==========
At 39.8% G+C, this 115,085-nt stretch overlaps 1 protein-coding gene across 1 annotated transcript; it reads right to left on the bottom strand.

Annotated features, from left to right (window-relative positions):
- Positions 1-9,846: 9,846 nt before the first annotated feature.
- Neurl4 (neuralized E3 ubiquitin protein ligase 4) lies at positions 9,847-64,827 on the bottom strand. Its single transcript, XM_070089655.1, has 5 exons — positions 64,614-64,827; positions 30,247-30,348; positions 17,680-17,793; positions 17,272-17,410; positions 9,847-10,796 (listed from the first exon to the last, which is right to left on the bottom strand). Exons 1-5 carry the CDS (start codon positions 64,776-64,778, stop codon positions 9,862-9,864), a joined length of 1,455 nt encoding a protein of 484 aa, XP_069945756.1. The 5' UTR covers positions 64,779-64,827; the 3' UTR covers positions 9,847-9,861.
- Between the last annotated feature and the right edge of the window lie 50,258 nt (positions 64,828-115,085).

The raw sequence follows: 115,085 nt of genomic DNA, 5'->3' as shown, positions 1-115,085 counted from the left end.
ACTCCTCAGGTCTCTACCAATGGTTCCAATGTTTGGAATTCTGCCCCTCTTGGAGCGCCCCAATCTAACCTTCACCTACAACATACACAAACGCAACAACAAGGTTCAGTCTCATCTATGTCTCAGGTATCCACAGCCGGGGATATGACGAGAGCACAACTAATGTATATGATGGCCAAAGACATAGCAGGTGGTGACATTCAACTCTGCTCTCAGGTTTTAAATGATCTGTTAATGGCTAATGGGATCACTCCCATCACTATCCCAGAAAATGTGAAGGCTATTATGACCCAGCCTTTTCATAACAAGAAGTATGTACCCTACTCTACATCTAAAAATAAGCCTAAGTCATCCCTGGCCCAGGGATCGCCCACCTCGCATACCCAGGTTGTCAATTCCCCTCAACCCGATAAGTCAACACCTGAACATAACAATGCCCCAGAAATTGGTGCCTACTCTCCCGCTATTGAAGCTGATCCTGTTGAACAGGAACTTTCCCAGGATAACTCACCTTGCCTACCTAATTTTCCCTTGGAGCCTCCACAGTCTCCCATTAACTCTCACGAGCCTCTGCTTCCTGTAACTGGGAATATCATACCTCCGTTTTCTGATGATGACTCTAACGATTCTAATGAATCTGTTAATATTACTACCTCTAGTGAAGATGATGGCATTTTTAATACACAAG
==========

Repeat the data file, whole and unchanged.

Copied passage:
At 39.8% G+C, this 115,085-nt stretch overlaps 1 protein-coding gene across 1 annotated transcript; it reads right to left on the bottom strand.

Annotated features, from left to right (window-relative positions):
- Positions 1-9,846: 9,846 nt before the first annotated feature.
- Neurl4 (neuralized E3 ubiquitin protein ligase 4) lies at positions 9,847-64,827 on the bottom strand. Its single transcript, XM_070089655.1, has 5 exons — positions 64,614-64,827; positions 30,247-30,348; positions 17,680-17,793; positions 17,272-17,410; positions 9,847-10,796 (listed from the first exon to the last, which is right to left on the bottom strand). Exons 1-5 carry the CDS (start codon positions 64,776-64,778, stop codon positions 9,862-9,864), a joined length of 1,455 nt encoding a protein of 484 aa, XP_069945756.1. The 5' UTR covers positions 64,779-64,827; the 3' UTR covers positions 9,847-9,861.
- Between the last annotated feature and the right edge of the window lie 50,258 nt (positions 64,828-115,085).

The raw sequence follows: 115,085 nt of genomic DNA, 5'->3' as shown, positions 1-115,085 counted from the left end.
ACTCCTCAGGTCTCTACCAATGGTTCCAATGTTTGGAATTCTGCCCCTCTTGGAGCGCCCCAATCTAACCTTCACCTACAACATACACAAACGCAACAACAAGGTTCAGTCTCATCTATGTCTCAGGTATCCACAGCCGGGGATATGACGAGAGCACAACTAATGTATATGATGGCCAAAGACATAGCAGGTGGTGACATTCAACTCTGCTCTCAGGTTTTAAATGATCTGTTAATGGCTAATGGGATCACTCCCATCACTATCCCAGAAAATGTGAAGGCTATTATGACCCAGCCTTTTCATAACAAGAAGTATGTACCCTACTCTACATCTAAAAATAAGCCTAAGTCATCCCTGGCCCAGGGATCGCCCACCTCGCATACCCAGGTTGTCAATTCCCCTCAACCCGATAAGTCAACACCTGAACATAACAATGCCCCAGAAATTGGTGCCTACTCTCCCGCTATTGAAGCTGATCCTGTTGAACAGGAACTTTCCCAGGATAACTCACCTTGCCTACCTAATTTTCCCTTGGAGCCTCCACAGTCTCCCATTAACTCTCACGAGCCTCTGCTTCCTGTAACTGGGAATATCATACCTCCGTTTTCTGATGATGACTCTAACGATTCTAATGAATCTGTTAATATTACTACCTCTAGTGAAGATGATGGCATTTTTAATACACAAG